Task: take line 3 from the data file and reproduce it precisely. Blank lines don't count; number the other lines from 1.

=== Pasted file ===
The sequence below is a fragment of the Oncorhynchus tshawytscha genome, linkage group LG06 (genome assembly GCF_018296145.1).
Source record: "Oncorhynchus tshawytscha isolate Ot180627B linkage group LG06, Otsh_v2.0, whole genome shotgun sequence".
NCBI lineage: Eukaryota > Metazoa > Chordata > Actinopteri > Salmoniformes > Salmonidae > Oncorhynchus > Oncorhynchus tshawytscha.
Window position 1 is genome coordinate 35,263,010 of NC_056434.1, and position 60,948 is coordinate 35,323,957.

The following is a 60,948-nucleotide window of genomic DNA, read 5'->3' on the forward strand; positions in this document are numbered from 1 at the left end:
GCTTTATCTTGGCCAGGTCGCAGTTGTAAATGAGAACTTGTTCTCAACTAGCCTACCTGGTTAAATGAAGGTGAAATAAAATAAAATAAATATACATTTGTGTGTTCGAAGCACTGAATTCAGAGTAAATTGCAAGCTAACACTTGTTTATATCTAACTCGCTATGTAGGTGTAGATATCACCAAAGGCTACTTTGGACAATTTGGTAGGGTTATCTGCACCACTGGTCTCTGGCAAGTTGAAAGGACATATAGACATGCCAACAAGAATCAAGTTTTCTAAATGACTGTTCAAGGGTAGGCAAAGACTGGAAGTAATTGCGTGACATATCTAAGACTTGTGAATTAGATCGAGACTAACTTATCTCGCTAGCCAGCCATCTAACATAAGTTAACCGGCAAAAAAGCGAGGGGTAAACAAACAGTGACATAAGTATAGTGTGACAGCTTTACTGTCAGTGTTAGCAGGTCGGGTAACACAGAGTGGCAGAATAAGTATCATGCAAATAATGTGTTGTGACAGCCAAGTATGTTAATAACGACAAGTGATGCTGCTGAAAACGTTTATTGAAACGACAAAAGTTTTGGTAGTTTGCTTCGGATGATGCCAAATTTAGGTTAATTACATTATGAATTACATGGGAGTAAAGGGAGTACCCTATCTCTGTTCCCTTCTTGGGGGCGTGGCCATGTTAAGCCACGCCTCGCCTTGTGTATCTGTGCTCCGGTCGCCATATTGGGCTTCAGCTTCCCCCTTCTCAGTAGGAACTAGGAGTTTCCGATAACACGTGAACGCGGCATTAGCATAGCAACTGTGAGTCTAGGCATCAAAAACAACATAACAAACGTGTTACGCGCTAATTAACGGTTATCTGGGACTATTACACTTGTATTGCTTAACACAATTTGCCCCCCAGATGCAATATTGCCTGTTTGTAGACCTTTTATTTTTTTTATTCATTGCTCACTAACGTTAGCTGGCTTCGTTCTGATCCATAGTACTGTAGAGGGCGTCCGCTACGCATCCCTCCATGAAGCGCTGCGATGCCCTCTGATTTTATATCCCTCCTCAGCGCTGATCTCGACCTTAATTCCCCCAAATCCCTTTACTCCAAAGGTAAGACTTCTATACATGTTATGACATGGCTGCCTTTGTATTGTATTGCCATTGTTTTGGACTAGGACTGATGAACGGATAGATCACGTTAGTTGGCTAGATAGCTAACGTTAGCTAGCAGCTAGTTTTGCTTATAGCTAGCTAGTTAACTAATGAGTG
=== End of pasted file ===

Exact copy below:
NCBI lineage: Eukaryota > Metazoa > Chordata > Actinopteri > Salmoniformes > Salmonidae > Oncorhynchus > Oncorhynchus tshawytscha.